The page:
Ah, yes. The bad side of being a small biznez owner: clients who don't want to pay what you're worth! You've got to be one TOUGH cookie (who knows her worth and knows she's WORTH whatever the going rate is) to stand up for yourself when a client tries to take advantage. Risking losing that income is one of the very real pitfalls of the early business owner because you ARE between a rock and a hard place. Some of the most painful lessons learned are within the first year.

Sure wish I hadn't got rid of my biznez books. Did I ever tell you about ? Check them out. Grrrrreeat resources.

kristeenaelise said...

I always found it hilarious how the ones who are better off are the first ones to try to rip you off.  I first encountered this while I was 8 months pregnant with my first child.  I managed a pizza delivery restaurant, which meant delivering sometimes.  I would get a $5 tip in the projects, and nothing in the rich neighborhood.  Once I got to keep 50 cents because he said he guessed I deserved it, after waddling up his driveway to his 5,000 SF home with his 10 pizzas and 5 2-liters of soda. (big spender)

I just love how the ones who can afford it most easily are the first ones to complain.  You're right Miss Freee, stick to it, raise your rates if you have to.  I really like your sliding scale idea - I wish more service-based businesses would do that.

=) kris

judithheartsong said...

this is a good entry......... and a lesson I learned too. I love what I do, but I have to respect myself enough to ask for the compesation I deserve. I have given a lot of paintings to charities, but I can't give myself away. Good for you Trish!!!
Happy Thursday. judi

txsguinan said...

"I had been holding on to that client out of fear.  Once I let go of the fear, it didn't matter what they said, did or wanted."

Wonderful!  This is a lesson we can't be reminded of often enough ~ confront the fear, let it go and feel yourself go free.  Thanks ~ I needed that!

Oh, and nobody should be bitching about a rate hike from you anyway ~ you've already earned it and my guess is they've been expecting it, based on general inflation and gas prices alone.  Business is business.  Get your money, and go back to having fun....    :)

deveil said...

your worth every dollar!  Your are goddess of the dogwalkers!


aims814 said...

I have to come back here to catch up with you. I love the new sidebar! Darling photos!

Charge what you are worth! The hardest lesson for me to learn.  

love you!

lacaza3 said...

Don't feel bad I take care of patients sometimes at there homes and they try to fanagle the price...I figure hell if you can afford thousands of dollar of plastic surgery you can afford to pay  me my little pittance.
Donna In TEXAS

vxv789 said...

Hi!  Found your journal by way of others'.  Your entry struck me in a sensitive spot - I am moving to a 2nd-floor condo from a house-with-a-doggie-door so had to find a dogwalker for my elderly Belgian Sheepdog.  I winced at the cost of a dogwalker (especially since I am moving to Save Bucks) so happily I was able to find a willing local teenager who can accompany her around the block and permit her to do her thing.  But I completely understand - you have to make a living.  When she was younger and feistier, if I had had to hire a dogwalker, I would not have trusted her to anyone but someone who knew what she was doing, like you.  You cannot give away your livelihood.  You did absolutely the right thing, and you took care of yourself.  After all, if you can't take care of yourself, how can you take care of others (especially dogs)?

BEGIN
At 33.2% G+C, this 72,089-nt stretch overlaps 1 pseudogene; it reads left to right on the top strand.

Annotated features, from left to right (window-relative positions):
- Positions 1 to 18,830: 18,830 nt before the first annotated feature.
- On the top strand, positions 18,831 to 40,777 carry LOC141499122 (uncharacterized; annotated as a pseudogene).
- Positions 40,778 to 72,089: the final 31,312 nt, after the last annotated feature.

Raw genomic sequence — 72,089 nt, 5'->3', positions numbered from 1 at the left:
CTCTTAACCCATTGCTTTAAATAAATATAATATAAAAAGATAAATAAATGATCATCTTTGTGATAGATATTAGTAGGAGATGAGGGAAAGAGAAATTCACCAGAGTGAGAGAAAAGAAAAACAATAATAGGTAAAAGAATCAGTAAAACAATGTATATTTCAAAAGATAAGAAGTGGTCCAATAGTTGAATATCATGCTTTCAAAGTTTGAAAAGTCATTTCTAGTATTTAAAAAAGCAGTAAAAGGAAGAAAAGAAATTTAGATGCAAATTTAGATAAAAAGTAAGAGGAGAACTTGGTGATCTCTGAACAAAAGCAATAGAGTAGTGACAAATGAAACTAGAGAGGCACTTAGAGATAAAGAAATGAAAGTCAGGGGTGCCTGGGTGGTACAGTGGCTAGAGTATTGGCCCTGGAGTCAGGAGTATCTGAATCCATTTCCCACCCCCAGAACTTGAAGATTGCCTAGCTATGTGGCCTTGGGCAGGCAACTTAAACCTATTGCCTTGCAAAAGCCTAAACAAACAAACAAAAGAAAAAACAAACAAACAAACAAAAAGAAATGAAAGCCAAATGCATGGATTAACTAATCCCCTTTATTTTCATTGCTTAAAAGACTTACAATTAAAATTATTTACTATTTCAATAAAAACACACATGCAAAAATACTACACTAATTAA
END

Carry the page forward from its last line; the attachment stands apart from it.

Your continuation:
khavens8 said...

Hi Trish.
Thanks for posting. That's an interesting thought process to read. I've been in the same boat as a freelancer too. I'm in the midst of deciding to phase out a client I've had for a long time. I've been in the position - twice - where I've been conned or pressured into doing something work-intensive after-hours for in exchange for a free dinner. In my world that's not pay. And I believe you that cutting the cheapskates loose from your life is a great idea. Good flows to good, and - though I hate to quote Trump, I'm starting to believe in this wisdom - "If you hang with losers, you become a loser."  

Good luck to you. I've often thought dogwalking sounded like the ideal job, but my phobia of poop gets in the way.


mikethedawg said...

Hey, new side bar is cool (waving at you and hunny).
Dog walking business and letting go of the fear and realizing your worth all sounds like a good plan for life in general. Hmmm...letting go of the fear....hmmm.

Everyone is charging more Trishy! With the price of gas, a business has to profit. It's all business sweetie. NO FEAR..

(Waving goodbye to the sidebar. I'll be back soon.)

sweetestbabay85 said...

I am a college student and in dire need of some income but with my hectic school schedule, even during the summer, it is quite difficult to find an establishment willing to hire me and work around my already crowded day. That is when I saw an ad in our local newspaper for a family looking for a dog walker. I tried to get in touch with them, but they are out of town for a couple weeks and said they would call me when they return. Since then, I have done some research on dogwalking, and I have found that I have a good start by just loving animals and wanting the best for them.

However, I have no idea what all running a dog walking business entales. The business side of it I can handle, however, the actual actions of what all a "dogwalker" has to actually do, I am lost. Therefore, as an experienced dogwalker, I was wondering if you had any tips for me.

My email is HELP!!!